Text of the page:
New decalogue

“The Ten Commandments that, as a teacher, I should wish to promulgate, might be set forth as follows,

1: Do not feel absolutely certain of anything.

2: Do not think it worthwhile to produce belief by concealing evidence, for the evidence is sure to come to light.

3: Never try to discourage thinking, for you are sure to succeed.

4: When you meet with opposition, even if it should be from your husband or your children, endeavor to overcome it by argument and not by authority, for a victory dependent upon authority is unreal and illusory.

5: Have no respect for the authority of others, for there are always contrary authorities to be found.

6: Do not use power to suppress opinions you think pernicious, for if you do the opinions will suppress you.

7: Do not fear to be eccentric in opinion, for every opinion now accepted was once eccentric.

8: Find more pleasure in intelligent dissent than in passive agreement, for, if you value intelligence as you should, the former implies a deeper agreement than the latter.

9: Be scrupulously truthful, even when truth is inconvenient, for it is more inconvenient when you try to conceal it.

10. Do not feel envious of the happiness of those who live in a fool’s paradise, for only a fool will think that it is happiness.”

– Bertrand Russell, New York Times 16. December 1951 (link) – via artikel hos Open Culture

Momentum in spite

“In excited times, a politician needs no power of reasoning, no apprehension of impersonal facts, and no shred of wisdom. What he must have is the capacity of persuading the multitude that what they passionately desire is attainable, and that he, through his ruthless determination, is the man to attain it.”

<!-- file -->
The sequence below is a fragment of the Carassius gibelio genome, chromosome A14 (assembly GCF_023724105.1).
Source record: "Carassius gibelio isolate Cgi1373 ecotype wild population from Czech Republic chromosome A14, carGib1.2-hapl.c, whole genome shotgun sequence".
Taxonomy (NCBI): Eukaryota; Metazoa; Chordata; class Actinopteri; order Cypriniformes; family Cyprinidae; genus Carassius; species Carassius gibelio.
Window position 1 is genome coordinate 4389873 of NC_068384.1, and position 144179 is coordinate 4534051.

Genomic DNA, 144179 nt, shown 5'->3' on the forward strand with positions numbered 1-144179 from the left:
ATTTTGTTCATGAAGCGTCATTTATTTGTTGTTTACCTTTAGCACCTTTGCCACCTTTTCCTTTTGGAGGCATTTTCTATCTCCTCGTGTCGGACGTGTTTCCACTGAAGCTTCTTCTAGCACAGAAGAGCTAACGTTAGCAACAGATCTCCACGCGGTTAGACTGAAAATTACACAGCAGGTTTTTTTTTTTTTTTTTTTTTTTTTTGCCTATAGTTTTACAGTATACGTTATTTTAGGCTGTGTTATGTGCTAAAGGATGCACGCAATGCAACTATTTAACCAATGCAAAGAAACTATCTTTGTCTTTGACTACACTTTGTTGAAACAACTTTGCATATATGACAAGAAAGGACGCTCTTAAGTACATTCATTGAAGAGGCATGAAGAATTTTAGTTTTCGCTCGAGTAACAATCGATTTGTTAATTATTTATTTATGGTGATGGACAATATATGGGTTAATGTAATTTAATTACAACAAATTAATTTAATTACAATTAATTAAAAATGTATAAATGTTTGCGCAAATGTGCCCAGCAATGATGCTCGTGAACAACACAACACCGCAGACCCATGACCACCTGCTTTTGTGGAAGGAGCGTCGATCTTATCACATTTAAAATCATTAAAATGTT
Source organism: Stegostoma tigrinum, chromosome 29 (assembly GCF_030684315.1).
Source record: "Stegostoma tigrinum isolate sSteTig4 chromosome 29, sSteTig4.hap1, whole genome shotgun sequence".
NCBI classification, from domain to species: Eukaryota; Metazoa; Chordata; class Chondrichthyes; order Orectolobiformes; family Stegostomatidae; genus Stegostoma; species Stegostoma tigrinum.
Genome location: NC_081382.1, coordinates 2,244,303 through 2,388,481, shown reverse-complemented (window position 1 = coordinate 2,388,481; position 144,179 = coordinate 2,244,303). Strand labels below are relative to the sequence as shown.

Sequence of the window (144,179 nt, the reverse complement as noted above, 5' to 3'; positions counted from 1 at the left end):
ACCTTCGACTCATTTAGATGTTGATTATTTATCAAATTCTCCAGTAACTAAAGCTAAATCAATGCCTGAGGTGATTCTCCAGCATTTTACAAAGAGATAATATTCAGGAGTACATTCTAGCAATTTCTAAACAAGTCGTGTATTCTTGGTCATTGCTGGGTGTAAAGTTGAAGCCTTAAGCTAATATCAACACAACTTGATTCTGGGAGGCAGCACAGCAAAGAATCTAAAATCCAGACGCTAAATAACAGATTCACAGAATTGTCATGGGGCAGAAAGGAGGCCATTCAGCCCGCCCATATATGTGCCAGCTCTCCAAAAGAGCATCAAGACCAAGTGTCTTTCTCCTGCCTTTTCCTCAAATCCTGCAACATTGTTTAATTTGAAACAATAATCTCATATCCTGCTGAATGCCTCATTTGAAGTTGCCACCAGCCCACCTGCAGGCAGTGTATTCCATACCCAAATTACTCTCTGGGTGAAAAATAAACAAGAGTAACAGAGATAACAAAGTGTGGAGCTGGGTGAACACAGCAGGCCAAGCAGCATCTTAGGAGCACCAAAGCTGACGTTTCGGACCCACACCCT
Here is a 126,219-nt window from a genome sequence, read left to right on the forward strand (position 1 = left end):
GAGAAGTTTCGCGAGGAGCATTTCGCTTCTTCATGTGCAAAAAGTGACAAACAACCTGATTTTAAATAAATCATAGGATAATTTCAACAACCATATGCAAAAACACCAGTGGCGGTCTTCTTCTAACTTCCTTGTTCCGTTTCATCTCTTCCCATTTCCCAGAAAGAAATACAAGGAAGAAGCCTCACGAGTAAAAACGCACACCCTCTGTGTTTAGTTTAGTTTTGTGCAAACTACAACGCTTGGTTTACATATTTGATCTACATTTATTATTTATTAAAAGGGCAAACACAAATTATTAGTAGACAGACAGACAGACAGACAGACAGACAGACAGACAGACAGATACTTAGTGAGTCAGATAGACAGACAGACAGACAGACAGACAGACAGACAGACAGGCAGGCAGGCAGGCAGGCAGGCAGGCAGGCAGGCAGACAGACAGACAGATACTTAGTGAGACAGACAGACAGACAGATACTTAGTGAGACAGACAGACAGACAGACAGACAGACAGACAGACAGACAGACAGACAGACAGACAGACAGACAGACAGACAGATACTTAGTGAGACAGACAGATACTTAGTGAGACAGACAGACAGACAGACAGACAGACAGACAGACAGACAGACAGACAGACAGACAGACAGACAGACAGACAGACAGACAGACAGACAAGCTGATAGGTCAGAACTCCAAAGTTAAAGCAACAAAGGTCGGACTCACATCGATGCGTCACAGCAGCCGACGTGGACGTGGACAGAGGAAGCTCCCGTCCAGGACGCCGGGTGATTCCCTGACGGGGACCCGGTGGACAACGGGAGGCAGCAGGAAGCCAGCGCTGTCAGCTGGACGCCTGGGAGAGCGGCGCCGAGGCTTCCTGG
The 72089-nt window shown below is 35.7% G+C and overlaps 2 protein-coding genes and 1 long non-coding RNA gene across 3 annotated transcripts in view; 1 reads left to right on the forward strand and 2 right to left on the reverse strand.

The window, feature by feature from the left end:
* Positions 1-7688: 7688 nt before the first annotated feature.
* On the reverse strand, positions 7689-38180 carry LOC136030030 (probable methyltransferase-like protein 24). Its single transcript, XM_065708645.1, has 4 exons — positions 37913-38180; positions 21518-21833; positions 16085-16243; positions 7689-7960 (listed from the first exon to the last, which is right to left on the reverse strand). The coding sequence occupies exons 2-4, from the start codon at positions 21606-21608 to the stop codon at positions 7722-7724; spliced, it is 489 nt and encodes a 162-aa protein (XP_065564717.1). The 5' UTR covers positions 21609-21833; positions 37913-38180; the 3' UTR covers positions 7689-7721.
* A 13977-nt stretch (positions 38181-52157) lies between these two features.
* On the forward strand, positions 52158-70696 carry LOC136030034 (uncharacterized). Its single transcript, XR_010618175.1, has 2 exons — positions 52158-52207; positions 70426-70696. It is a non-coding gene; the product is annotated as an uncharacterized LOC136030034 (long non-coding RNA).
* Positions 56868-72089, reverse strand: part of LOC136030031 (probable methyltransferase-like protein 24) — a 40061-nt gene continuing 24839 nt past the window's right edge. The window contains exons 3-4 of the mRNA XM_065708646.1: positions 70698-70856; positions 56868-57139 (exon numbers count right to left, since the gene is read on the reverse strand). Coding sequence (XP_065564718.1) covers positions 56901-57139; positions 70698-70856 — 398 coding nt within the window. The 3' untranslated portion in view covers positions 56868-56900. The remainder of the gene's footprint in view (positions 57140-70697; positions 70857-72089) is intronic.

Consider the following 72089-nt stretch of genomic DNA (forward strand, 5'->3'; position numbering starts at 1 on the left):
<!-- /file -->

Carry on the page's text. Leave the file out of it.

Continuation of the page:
― Bertrand Russell, Power: A New Social Analysis (1938), Ch. III: The Forms of Power, p. 49

Greater good and grace

“Democracy requires, in fact, a rather difficult combination of individual initiative with submission to the majority. It requires that a man who has strong political convictions should argue for them and do what he can to make them the convictions of the majority, but that if the majority proves adverse, he should submit with a good grace.”

— Bertrand Russell, What Is Democracy? (1953)

Old-fashioned progressive

“I retain the tastes and prejudices of an old-fashioned liberal. I like democracy. I like individual liberty, and I like culture. I do not like to see ignorant or despotic officials interfering needlessly with private lives; I do not like to see creative thought crushed by the tyranny of stupid majorities. I do not like persecution, whether by majorities or of minorities. I am suspicious of government and distrustful of politicians; but insofar as there must be government I prefer that it should be democratic.”

— Bertrand Russell, Citizenship in a Great State (1943)